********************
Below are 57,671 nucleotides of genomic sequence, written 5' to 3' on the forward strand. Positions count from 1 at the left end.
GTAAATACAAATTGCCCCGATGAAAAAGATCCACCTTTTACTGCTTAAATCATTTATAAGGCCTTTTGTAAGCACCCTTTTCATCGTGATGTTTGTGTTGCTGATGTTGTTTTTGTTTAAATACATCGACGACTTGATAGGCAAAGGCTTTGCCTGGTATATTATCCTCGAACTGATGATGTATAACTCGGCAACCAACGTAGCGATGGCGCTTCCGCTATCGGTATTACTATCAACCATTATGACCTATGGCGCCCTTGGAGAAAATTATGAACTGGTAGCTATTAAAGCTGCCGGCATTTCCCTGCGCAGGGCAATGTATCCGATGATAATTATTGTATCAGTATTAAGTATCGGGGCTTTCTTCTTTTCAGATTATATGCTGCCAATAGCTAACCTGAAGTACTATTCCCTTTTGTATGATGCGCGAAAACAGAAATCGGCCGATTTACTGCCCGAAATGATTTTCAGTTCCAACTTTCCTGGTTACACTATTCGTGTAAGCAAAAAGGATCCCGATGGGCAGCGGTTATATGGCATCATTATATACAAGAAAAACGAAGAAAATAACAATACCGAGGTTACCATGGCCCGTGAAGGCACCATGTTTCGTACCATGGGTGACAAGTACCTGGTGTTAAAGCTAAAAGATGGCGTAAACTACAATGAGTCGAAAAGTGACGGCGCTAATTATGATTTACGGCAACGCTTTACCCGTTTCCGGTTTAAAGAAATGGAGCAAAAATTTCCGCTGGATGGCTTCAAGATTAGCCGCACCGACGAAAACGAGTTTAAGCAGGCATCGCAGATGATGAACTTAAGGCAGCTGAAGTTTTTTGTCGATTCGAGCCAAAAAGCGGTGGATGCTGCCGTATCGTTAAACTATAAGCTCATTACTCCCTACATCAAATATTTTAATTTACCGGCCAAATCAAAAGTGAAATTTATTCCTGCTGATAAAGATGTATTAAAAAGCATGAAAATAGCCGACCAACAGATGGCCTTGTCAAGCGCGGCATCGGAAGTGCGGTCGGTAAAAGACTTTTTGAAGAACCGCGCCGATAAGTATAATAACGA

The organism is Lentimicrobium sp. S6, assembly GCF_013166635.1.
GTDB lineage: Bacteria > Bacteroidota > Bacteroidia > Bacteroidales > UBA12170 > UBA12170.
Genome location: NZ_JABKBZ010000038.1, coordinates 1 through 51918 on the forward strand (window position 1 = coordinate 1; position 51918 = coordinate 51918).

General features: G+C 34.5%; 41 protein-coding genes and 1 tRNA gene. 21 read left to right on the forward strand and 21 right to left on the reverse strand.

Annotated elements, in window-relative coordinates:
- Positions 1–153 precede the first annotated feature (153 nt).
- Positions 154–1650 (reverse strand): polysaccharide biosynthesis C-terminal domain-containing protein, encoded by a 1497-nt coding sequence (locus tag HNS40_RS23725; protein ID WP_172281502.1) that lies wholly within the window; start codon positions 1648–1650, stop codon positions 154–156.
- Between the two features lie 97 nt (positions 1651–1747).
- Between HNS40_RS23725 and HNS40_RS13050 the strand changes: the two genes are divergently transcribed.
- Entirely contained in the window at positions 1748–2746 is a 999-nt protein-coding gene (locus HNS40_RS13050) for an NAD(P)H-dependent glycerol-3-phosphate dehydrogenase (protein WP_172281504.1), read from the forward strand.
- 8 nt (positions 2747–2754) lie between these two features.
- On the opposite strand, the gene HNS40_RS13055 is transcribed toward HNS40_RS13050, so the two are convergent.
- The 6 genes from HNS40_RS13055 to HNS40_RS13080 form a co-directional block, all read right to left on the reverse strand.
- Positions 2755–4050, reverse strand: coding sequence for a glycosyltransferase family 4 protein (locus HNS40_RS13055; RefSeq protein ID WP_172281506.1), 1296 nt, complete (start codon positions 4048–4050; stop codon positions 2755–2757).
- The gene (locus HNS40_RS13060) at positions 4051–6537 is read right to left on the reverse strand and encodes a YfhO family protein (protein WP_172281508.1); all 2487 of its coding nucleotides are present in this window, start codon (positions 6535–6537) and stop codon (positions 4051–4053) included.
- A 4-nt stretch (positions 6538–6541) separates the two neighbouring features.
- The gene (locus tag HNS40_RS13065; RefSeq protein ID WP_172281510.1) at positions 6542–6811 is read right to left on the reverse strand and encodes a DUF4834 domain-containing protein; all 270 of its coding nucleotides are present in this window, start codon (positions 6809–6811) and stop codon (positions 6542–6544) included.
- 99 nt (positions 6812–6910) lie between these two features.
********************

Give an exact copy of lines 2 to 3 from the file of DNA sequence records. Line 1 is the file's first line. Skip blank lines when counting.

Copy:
GTAAATACAAATTGCCCCGATGAAAAAGATCCACCTTTTACTGCTTAAATCATTTATAAGGCCTTTTGTAAGCACCCTTTTCATCGTGATGTTTGTGTTGCTGATGTTGTTTTTGTTTAAATACATCGACGACTTGATAGGCAAAGGCTTTGCCTGGTATATTATCCTCGAACTGATGATGTATAACTCGGCAACCAACGTAGCGATGGCGCTTCCGCTATCGGTATTACTATCAACCATTATGACCTATGGCGCCCTTGGAGAAAATTATGAACTGGTAGCTATTAAAGCTGCCGGCATTTCCCTGCGCAGGGCAATGTATCCGATGATAATTATTGTATCAGTATTAAGTATCGGGGCTTTCTTCTTTTCAGATTATATGCTGCCAATAGCTAACCTGAAGTACTATTCCCTTTTGTATGATGCGCGAAAACAGAAATCGGCCGATTTACTGCCCGAAATGATTTTCAGTTCCAACTTTCCTGGTTACACTATTCGTGTAAGCAAAAAGGATCCCGATGGGCAGCGGTTATATGGCATCATTATATACAAGAAAAACGAAGAAAATAACAATACCGAGGTTACCATGGCCCGTGAAGGCACCATGTTTCGTACCATGGGTGACAAGTACCTGGTGTTAAAGCTAAAAGATGGCGTAAACTACAATGAGTCGAAAAGTGACGGCGCTAATTATGATTTACGGCAACGCTTTACCCGTTTCCGGTTTAAAGAAATGGAGCAAAAATTTCCGCTGGATGGCTTCAAGATTAGCCGCACCGACGAAAACGAGTTTAAGCAGGCATCGCAGATGATGAACTTAAGGCAGCTGAAGTTTTTTGTCGATTCGAGCCAAAAAGCGGTGGATGCTGCCGTATCGTTAAACTATAAGCTCATTACTCCCTACATCAAATATTTTAATTTACCGGCCAAATCAAAAGTGAAATTTATTCCTGCTGATAAAGATGTATTAAAAAGCATGAAAATAGCCGACCAACAGATGGCCTTGTCAAGCGCGGCATCGGAAGTGCGGTCGGTAAAAGACTTTTTGAAGAACCGCGCCGATAAGTATAATAACGA

The organism is Lentimicrobium sp. S6, assembly GCF_013166635.1.